Affordably-priced, desirable urban housing is out of reach for many in the GTHA’s current housing market, and the problem is getting worse as the population grows. Consumers are forced to choose between restrictively small downtown condos and detached homes at the urban periphery that commit them to long commutes. Our latest report demonstrates an alternative to the region’s “Tall and Sprawl” development pattern that is easily and immediately achievable.
Using Mississauga as a case study, Finding the Missing Middle in the GTHA locates opportunities for 174,000 homes of the type consumers are demanding, through low- and medium-density intensification around transit stations, along transit corridors, in existing neighbourhoods and under-utilized urban lots. If transformed into a plan, this analysis would meet Mississauga’s growth projections through 2041 and welcome 435,000 residents.
The method we employ is directly applicable in other municipalities. Using this same approach, other cities can create opportunities for families to live in desirable neighbourhoods close to transit, jobs, schools and services, while helping to protect the Greenbelt and contribute to a more sustainable region and the curbing of road congestion.
But a number of barriers, such as zoning, financing and the approvals process, need to change to favour building a greater supply of location-efficient Missing Middle housing in the region, and encourage greater affordability for consumers. If we want to build the Missing Middle, we need to ensure that our policy changes are carefully crafted to beat “Tall and Sprawl,” which isn’t working.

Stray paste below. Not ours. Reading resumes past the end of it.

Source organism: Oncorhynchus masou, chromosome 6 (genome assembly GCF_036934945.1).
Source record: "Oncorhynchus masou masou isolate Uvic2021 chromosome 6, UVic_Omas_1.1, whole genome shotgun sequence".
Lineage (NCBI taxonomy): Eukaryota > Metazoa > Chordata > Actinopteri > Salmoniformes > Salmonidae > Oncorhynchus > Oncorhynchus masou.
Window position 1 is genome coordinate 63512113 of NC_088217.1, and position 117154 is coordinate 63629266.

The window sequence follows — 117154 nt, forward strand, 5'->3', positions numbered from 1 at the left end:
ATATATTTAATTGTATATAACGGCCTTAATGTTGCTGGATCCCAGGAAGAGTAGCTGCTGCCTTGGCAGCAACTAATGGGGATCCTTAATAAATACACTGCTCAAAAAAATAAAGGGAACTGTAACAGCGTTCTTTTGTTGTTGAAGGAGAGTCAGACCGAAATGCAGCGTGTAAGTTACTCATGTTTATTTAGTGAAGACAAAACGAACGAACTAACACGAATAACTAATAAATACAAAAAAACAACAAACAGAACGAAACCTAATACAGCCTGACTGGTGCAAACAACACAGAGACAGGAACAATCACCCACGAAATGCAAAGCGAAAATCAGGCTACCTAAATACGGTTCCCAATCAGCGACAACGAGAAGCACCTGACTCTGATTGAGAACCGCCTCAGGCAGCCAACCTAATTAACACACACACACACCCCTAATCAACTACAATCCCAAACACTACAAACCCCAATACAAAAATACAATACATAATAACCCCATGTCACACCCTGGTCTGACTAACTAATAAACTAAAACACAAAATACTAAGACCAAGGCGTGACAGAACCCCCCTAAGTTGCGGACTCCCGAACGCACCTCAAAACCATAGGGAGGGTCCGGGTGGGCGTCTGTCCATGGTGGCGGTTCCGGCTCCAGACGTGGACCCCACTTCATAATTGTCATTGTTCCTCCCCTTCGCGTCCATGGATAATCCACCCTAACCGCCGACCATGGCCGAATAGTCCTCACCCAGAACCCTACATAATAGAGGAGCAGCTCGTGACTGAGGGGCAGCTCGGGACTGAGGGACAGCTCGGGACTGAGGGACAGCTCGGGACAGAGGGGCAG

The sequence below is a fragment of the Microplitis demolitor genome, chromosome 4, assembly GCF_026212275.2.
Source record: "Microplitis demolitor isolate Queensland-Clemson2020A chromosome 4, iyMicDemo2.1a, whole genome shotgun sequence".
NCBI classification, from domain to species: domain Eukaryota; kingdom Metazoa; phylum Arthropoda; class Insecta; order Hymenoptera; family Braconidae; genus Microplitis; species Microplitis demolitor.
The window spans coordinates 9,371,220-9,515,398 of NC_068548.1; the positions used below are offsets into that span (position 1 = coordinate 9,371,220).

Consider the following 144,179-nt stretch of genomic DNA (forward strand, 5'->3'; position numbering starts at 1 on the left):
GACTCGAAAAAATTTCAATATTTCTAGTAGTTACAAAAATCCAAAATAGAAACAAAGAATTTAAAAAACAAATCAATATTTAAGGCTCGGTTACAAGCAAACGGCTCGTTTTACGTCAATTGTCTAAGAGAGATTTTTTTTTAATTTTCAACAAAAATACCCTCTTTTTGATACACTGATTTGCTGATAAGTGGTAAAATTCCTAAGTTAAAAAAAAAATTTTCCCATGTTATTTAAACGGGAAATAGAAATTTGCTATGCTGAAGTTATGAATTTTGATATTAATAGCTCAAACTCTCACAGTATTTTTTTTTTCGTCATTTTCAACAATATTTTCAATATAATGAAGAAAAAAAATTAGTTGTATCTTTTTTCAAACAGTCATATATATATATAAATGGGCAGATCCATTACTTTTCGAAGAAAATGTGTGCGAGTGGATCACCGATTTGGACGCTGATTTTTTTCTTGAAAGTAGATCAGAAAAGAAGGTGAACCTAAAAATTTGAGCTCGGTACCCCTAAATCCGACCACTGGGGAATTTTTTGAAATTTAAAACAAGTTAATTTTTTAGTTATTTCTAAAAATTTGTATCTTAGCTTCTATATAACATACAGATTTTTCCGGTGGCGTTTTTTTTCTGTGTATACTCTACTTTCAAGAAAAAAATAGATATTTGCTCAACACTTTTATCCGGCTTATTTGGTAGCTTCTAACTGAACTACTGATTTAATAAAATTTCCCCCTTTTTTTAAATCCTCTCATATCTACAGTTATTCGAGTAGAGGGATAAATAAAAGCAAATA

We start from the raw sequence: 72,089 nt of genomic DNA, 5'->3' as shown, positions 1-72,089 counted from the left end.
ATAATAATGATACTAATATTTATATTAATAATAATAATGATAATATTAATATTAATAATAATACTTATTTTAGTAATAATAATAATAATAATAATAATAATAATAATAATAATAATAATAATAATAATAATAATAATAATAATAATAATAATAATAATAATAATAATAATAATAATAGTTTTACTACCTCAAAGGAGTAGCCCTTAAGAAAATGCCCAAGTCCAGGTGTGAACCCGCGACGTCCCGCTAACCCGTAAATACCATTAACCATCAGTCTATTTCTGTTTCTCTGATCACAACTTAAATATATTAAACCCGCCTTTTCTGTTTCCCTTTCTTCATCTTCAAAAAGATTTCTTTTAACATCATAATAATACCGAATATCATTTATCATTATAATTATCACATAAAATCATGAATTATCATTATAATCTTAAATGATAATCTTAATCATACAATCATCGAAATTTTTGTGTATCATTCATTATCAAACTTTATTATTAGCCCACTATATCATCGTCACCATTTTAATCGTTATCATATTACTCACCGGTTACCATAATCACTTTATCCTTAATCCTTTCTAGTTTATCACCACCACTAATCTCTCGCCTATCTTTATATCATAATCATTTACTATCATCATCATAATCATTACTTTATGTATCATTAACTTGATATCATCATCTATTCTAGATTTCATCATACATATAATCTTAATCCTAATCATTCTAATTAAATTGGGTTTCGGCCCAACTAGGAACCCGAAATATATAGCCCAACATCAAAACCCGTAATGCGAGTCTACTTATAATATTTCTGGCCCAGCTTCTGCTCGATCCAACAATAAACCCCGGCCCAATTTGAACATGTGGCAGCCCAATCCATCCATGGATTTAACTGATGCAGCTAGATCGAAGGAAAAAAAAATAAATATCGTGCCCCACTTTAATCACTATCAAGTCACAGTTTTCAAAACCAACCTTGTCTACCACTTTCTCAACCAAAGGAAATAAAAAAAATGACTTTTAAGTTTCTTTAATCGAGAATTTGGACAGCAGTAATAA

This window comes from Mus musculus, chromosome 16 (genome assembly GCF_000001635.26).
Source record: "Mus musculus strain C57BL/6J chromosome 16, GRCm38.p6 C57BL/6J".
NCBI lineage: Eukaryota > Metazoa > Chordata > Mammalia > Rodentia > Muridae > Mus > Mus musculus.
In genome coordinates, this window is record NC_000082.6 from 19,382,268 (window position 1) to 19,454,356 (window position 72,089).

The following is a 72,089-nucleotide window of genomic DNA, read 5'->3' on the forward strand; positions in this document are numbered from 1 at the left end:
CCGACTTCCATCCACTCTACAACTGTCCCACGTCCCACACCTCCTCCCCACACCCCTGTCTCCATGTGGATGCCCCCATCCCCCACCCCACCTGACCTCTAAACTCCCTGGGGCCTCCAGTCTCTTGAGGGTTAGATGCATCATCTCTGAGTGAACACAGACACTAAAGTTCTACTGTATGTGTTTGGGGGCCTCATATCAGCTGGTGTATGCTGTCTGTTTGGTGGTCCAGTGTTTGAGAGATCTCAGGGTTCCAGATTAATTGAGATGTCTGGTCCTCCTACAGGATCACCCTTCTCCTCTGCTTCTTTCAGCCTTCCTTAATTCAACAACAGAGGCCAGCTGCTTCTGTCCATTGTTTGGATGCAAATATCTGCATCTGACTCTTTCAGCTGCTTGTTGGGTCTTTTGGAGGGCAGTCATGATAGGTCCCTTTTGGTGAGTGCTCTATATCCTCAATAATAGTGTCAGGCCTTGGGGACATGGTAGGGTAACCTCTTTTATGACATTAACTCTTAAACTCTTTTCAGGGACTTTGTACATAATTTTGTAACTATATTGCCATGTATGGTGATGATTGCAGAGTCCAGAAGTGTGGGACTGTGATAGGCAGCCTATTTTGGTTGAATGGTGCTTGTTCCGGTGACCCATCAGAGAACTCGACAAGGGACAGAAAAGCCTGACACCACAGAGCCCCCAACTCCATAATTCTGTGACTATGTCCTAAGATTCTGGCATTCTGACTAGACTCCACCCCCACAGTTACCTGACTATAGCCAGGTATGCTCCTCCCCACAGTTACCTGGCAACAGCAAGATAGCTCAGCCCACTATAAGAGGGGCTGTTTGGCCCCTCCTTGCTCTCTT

We recognize that building the Missing Middle will be different in every municipality across the GTHA. In some, with an abundance of large sites, we can start with new middle-density mixed-use communities. In others, like Toronto we need to make the most of every opportunity we have.
Demonstrations of adaptations for local conditions are aptly provided in journalist Alex Bozikovic’s latest series in the Globe and Mail that looks at solutions in Toronto’s Yellowbelt, and along suburban main streets.
Finding the Missing Middle in the GTHA is a guide to intensification planning and its application, intended for policy makers, planners, city builders and the development community across the region.
Download the full report and the Executive Summary on our project page. Let us know what you think! @RyersonCBI